You can check out the colourful, kaleidoscopic experiences in Blooloops' top immersive art experiences list for more inspiration.
What's exciting about these immersive technologies is that they make art and education open for all. Making exhibitions accessible and attractive for people has long been a goal of museum curators; with new technologies like this it's becoming more and more achievable. The only limit is your imagination.
The City of Architecture and Heritage is a museum of French architecture located in the Palais de Chaillot, Paris.
The museum opened the Kinshasa Chroniques exhibition in October 2020 to explore the richness of the Congolese capital. Told from the perspective of local young creators, the story of Africa's third-largest city came to life through photographs, video, comics, painting, and performance.
Truly a multi-media exhibition, Kinshasa Chroniques was much more than a reading experience for its visitors. Themed narratives were woven through the exhibition to give an in-depth view of this wonderful city.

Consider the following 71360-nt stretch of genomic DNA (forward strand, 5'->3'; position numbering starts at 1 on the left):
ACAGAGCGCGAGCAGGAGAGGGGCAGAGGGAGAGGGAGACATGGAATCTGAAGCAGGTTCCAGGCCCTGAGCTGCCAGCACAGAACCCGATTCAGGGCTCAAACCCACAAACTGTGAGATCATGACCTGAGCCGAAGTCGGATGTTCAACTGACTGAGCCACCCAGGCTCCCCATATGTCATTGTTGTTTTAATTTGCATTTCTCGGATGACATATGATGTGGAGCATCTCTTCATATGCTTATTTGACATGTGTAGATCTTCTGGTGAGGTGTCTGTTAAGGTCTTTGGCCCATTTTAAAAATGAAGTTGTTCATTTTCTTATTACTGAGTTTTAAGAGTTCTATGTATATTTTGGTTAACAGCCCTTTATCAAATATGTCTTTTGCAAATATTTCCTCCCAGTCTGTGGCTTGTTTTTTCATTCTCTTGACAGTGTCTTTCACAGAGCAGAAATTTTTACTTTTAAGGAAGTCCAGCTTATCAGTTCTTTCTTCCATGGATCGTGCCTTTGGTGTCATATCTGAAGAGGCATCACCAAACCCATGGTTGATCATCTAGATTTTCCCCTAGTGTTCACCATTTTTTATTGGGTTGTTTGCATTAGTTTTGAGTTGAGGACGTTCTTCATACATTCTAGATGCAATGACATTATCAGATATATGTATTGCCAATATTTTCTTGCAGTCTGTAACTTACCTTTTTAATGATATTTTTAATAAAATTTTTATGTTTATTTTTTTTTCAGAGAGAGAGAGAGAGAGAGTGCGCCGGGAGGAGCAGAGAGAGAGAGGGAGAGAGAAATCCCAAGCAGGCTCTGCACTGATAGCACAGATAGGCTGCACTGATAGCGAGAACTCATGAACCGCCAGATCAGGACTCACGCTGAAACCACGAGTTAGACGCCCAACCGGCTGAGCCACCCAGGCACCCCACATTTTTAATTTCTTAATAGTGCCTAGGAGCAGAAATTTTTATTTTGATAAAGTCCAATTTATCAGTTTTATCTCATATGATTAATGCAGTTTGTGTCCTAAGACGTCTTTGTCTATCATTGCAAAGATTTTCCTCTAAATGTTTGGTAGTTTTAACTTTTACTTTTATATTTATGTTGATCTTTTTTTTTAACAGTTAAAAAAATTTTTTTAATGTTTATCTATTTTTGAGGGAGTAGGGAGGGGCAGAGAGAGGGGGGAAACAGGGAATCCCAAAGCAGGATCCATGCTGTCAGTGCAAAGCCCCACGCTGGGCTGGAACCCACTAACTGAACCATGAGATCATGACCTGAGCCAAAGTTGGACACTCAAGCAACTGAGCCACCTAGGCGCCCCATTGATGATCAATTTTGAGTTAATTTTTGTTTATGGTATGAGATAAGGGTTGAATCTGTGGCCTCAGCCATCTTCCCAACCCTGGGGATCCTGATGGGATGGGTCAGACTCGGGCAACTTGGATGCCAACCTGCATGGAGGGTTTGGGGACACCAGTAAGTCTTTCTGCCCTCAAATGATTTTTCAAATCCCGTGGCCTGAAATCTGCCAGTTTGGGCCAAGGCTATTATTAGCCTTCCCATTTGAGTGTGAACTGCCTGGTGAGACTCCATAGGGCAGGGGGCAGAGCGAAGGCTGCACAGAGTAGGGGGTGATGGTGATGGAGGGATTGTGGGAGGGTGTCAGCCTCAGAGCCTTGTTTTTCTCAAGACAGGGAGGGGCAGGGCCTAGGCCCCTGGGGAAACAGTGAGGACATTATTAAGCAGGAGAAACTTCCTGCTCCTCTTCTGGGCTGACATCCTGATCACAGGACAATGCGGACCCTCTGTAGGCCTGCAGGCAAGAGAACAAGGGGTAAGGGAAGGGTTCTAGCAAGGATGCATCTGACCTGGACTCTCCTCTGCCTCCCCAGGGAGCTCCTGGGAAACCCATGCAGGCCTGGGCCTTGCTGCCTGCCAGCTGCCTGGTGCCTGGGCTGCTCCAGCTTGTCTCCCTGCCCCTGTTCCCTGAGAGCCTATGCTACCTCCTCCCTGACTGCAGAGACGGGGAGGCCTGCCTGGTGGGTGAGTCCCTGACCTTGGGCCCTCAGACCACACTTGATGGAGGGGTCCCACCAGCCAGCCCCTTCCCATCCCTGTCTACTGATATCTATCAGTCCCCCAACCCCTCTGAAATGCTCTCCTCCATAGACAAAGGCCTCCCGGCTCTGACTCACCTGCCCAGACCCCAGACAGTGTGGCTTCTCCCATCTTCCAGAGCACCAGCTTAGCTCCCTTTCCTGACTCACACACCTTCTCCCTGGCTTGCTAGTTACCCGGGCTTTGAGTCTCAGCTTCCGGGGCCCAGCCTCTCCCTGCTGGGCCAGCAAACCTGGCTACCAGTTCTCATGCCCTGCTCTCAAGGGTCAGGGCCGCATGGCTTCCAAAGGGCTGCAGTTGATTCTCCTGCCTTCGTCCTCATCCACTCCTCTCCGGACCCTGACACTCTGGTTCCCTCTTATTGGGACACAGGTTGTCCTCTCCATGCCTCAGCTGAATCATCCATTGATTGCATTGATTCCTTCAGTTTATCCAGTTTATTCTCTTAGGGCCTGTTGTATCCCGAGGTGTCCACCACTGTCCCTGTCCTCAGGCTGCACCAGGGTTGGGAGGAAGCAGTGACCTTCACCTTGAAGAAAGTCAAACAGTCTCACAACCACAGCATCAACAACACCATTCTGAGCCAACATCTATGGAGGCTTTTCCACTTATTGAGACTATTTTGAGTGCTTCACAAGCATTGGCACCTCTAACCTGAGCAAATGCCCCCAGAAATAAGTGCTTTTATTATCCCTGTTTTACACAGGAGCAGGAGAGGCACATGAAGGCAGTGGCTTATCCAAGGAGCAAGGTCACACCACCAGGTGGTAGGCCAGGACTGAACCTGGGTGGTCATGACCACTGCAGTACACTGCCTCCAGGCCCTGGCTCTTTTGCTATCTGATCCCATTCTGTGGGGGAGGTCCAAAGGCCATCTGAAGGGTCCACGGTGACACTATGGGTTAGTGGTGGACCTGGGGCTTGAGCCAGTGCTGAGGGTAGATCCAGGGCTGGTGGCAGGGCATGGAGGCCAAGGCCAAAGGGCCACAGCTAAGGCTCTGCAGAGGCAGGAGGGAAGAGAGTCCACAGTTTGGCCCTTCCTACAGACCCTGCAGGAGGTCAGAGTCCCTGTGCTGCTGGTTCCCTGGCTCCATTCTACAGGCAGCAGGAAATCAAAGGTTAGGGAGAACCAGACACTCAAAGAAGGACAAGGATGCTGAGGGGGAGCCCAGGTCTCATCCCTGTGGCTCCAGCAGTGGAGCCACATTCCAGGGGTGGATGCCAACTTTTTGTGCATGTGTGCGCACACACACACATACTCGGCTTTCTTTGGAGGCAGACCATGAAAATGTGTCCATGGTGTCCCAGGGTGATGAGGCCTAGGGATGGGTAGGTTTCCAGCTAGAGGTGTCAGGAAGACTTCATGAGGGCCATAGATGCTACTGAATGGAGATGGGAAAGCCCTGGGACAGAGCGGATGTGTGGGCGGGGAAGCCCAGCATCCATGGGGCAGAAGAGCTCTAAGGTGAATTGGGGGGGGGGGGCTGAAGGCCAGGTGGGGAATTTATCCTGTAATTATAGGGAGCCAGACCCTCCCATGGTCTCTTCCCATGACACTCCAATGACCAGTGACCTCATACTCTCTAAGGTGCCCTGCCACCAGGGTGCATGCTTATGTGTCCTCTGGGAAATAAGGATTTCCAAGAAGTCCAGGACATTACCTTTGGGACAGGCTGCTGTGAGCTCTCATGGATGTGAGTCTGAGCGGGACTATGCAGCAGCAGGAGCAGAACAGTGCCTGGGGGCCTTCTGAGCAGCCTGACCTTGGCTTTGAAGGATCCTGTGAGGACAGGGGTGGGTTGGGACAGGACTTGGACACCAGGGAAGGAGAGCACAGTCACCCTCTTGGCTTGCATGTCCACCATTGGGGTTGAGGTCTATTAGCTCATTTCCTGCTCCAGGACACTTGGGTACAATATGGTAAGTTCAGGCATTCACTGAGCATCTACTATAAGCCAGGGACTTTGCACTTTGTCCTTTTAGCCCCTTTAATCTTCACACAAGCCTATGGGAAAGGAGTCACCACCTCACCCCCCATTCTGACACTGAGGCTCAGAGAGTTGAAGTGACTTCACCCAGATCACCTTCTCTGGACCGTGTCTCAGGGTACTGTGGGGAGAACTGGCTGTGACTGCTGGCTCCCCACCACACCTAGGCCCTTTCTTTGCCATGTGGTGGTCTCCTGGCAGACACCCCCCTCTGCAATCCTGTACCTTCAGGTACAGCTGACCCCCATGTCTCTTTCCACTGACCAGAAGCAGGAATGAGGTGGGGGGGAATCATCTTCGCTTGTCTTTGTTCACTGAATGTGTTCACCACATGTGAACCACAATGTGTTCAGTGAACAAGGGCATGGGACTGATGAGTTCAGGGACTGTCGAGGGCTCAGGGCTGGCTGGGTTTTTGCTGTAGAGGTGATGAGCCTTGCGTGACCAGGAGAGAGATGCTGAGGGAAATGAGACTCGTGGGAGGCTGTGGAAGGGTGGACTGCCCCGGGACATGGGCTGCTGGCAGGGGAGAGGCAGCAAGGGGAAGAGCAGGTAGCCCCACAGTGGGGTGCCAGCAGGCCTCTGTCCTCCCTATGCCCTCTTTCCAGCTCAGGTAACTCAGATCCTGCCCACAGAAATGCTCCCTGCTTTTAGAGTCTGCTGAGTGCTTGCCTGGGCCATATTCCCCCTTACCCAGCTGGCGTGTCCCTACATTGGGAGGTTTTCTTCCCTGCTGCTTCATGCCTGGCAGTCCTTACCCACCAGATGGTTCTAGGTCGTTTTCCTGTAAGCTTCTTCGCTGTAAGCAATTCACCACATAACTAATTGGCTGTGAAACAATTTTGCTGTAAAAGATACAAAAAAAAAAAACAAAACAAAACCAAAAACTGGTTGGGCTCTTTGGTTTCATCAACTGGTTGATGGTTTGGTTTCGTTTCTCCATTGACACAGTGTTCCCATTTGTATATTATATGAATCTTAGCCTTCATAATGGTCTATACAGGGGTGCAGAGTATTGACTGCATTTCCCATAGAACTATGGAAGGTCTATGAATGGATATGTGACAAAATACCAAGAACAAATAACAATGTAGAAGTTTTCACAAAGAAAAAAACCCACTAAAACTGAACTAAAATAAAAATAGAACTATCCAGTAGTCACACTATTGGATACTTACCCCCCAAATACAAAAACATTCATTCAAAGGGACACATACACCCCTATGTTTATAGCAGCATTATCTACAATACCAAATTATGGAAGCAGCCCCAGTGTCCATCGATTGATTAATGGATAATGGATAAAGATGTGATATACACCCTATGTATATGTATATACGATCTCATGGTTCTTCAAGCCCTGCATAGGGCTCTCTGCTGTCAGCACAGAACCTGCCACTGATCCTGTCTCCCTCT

As part of the exhibition, Akoustic Arts directional speakers were mounted above a series of photographs, giving audio context for visitors standing directly in front of them. No headphones were needed, and sound didn't leak to other nearby exhibits.
This meant that the sound didn't disturb other visitors, and the ambiance of the space was preserved.
See more in our Cité de l'Architecture case study.
Akoustic Arts has also collaborated with other institutions to embed directional sound experiences for visitors.
Check out the Hèrmes Passifolia advertising campaign for a creative way to use interactive directional audio, or our work with Mazarine agency, enhancing the Takeover exhibition with a multi-sensory video display.